The New York Times reports that billions of baby oysters – known as spat – are dying off the coast of Washington state in the Northwestern U.S.

In May this year, the U.S. government’s major report on climate change, the 
National Climate Assessment, said that waters off the north-west of the country are among the world’s most acidic.

Jay Inslee, governor of Washington, says an industry worth $270 million is at risk. “You can’t overstate what this means to Washington,” he says.

Inslee and many others in Washington State are fighting plans by the coal industry to build large coal ports in the region in order to export to China and elsewhere in Asia.
 

Here's what we all need to bear in mind.  The Pacific shellfish are the miners' canary of ocean acidification.  When they die off it's the same, no it's actually worse, than the canary dying deep down in the mine.  Ocean acidification threatens all terrestrial life.  As paleontologist Peter Ward documents in his book, Under a Green Sky, ocean acidification can trigger a major extinction event.  It has in the past and it can again.

Those dying shellfish are sending us a message.  When will we start listening?

Sylvia Earle's Blue Mission

The Disaffected Lib - mar, 08/19/2014 - 09:12
There's a terrific documentary, Mission Blue, that's now available on Netflix.  It's the life story of pioneering oceanographer and marine biologist, Sylvia Earle.



From the time she took her science quest underwater in the sixties until today, Dr. Earle has witnessed the wholesale destruction of the most important natural resource we have - our marine ecology. 

Mission Blue is a stark warning that we've put our oceans on the ropes and they won't take much more of our abuse.  We're remarkably complacent about this given that half the oxygen we breathe is generated by our oceans and fish remains the main protein source for the poorest on our planet.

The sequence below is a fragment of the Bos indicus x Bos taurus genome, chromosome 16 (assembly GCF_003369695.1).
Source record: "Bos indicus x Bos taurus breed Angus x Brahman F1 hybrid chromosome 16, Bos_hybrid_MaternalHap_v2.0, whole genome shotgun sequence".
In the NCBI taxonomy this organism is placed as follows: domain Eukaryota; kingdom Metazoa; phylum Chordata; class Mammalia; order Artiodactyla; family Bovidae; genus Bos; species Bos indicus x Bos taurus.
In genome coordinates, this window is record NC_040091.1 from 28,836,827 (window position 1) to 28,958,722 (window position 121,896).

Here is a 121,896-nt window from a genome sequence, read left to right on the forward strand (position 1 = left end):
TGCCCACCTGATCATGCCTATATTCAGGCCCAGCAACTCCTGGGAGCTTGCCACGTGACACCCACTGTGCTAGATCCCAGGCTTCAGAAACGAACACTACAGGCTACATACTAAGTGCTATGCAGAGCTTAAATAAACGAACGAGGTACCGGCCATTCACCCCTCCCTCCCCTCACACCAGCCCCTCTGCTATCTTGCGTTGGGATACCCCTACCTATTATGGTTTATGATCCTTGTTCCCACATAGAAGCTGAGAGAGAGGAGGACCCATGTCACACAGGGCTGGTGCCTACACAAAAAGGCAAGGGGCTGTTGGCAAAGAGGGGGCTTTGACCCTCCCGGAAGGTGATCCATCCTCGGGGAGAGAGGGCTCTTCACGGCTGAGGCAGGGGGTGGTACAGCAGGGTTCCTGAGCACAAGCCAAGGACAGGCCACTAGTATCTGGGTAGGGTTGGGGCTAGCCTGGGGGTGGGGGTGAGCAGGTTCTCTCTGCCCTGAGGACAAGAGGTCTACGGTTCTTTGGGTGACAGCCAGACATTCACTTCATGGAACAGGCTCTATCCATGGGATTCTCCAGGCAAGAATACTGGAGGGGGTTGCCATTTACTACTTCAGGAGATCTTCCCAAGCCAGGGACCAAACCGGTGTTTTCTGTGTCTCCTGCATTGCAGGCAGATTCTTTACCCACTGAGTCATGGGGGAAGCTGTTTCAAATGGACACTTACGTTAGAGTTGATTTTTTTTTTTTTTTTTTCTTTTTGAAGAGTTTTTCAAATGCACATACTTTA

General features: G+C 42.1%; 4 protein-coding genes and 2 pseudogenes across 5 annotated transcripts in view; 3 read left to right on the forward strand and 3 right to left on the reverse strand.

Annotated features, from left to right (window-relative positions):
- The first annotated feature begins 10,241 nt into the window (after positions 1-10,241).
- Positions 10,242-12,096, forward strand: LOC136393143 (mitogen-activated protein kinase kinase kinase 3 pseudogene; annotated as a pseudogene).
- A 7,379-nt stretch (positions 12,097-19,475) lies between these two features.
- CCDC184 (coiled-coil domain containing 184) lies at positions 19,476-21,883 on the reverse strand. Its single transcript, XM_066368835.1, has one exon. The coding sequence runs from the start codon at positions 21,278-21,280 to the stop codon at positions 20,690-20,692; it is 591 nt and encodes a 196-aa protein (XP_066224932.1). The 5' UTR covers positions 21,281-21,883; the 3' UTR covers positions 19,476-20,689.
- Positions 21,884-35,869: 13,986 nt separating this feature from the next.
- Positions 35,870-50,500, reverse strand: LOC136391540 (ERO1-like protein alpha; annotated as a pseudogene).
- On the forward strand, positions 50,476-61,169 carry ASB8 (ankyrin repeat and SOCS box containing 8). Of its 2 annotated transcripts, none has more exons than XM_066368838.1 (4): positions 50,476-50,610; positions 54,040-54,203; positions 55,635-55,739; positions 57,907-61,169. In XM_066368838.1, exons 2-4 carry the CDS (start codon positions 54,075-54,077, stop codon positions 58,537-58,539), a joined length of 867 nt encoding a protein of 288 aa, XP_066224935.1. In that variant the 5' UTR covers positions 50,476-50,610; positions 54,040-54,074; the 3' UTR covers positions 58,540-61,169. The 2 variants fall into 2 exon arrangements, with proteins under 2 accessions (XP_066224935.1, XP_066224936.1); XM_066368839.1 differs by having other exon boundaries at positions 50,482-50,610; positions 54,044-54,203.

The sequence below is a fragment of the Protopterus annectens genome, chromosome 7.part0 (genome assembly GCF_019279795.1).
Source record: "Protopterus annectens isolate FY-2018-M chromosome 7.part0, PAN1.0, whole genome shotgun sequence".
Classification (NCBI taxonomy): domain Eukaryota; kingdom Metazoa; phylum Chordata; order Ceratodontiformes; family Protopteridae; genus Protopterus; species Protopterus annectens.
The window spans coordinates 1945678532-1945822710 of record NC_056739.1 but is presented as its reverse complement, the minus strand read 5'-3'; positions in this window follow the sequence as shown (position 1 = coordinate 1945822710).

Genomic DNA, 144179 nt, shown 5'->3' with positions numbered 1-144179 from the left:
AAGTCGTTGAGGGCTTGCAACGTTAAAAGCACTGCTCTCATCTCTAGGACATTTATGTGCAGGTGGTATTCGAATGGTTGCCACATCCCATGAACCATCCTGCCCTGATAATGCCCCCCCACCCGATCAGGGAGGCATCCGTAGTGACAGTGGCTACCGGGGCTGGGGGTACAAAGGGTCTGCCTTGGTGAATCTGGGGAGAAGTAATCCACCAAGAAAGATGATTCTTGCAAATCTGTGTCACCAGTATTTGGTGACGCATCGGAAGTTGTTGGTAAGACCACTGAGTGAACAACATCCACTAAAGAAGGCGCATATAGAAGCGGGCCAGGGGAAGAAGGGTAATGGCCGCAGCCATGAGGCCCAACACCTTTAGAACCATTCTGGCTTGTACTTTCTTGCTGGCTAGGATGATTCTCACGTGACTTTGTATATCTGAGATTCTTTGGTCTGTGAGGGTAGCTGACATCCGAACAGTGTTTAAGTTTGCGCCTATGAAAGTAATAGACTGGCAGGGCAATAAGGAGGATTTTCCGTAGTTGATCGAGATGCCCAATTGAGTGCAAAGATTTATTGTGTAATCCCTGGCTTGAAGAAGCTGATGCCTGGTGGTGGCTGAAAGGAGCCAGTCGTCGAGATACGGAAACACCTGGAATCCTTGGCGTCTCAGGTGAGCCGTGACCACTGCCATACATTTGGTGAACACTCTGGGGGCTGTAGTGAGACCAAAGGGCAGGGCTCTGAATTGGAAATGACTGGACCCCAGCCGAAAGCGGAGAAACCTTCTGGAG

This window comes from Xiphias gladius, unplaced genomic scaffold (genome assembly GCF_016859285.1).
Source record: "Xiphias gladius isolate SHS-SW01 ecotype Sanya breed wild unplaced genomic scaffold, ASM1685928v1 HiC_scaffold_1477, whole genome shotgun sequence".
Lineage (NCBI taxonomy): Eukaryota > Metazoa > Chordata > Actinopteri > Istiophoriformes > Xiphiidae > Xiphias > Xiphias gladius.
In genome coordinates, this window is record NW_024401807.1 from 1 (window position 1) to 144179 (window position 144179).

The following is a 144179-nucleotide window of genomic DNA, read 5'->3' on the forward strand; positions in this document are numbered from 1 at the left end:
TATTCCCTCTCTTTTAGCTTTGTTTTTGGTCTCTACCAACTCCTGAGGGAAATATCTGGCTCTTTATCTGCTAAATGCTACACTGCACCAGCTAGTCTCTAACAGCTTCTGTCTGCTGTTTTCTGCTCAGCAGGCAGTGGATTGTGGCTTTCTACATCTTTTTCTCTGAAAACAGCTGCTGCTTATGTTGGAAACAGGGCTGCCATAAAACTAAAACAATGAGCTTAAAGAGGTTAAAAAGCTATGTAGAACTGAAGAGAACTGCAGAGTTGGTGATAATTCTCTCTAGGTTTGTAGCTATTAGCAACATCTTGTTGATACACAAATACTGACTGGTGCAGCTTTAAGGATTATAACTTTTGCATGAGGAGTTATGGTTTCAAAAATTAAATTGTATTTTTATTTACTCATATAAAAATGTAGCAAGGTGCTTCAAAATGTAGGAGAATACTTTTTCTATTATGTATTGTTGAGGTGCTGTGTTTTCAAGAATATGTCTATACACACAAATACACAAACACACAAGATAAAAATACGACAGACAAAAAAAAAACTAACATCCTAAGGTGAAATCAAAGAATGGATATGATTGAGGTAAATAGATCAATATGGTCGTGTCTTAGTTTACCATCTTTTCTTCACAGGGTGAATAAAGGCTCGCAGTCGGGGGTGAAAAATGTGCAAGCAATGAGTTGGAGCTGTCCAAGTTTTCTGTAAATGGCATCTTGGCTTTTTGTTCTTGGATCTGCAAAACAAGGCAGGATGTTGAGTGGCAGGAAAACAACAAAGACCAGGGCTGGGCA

Earle argues that we still have time to turn this around, to re-seed the world's oceans with marine life, if we can only find the political will to make it happen.  That would mean, at the very least, corralling the industrial fishing fleets responsible for collapsing global fisheries, one after another, as they "fish down the food chain."  They're already in a self-induced death spiral that ends with empty oceans.  Why would any sane government enable that?  Yet we do.

It's a great documentary.  Check out Mission Blue.

Surf's Up - On the Arctic Ocean

The Disaffected Lib - mar, 08/19/2014 - 08:57
Well, it turns out every cloud does have a silver lining.  A major impact of climate change has been the rapid loss of Arctic sea ice.  The absence of sea ice, in turn, has led to the development of big waves which are, in their turn, contributing to the break up of the remaining sea ice.  But there is a silver lining to all of this.  The Arctic Ocean is now open for surfing.

Tuesday Morning Links

accidentaldeliberations - mar, 08/19/2014 - 08:01
This and that for your Tuesday reading.

- John Abraham and Dana Nuccitelli discuss the worrisome spread of climate change denialism, particularly around the English-speaking developed world. But lest we accept the theory that declining public knowledge is independent of political choices, Margaret Munro reports that the Cons are suppressing factual scientific information about Arctic ice levels to avoid the Canadian public being better informed, while Tom Korski exposes a particularly galling example of their vilifying top scientists for reporting their results. And John O'Connor reminds us what's been done to anybody who's dared to speak out about the effect of unfettered tar sands development on local residents.

- Jim Bronskill reports that Transport Canada had been directly warned that safety standard exemptions granted to MMA would put workers and the public at risk in advance of last year's explosion in Lac-Megantic. And Bruce Campbell offers another study (summarized here) as to how regulatory failure was behind the disaster.

- Bloomberg reports that the U.S.' recovery has seen stagnant wages for most workers compared to gains at the top. And Henry Blodget highlights the even more glaring gap between corporate profits and earned incomes:
There's no "law of capitalism" that says that companies have to pay their employees as little as possible. There's no law of capitalism that says companies have to "maximize short-term profits." That's just a story that America's owners made up to justify taking as much of the company's wealth as possible for themselves.

Ironically, this short-term greed on the part of America's owners is likely reducing their long-term wealth: Companies can't grow profits by cutting costs forever, because their profits can't grow higher than their revenues. At some point, revenue growth needs to accelerate. But that won't happen until companies start sharing more of the wealth they create with the folks who create it — their employees.- Michael Butler examines the readily foreseeable effects of the leaked CETA text in detail - with particular emphasis on its potential damage to Canadian health care.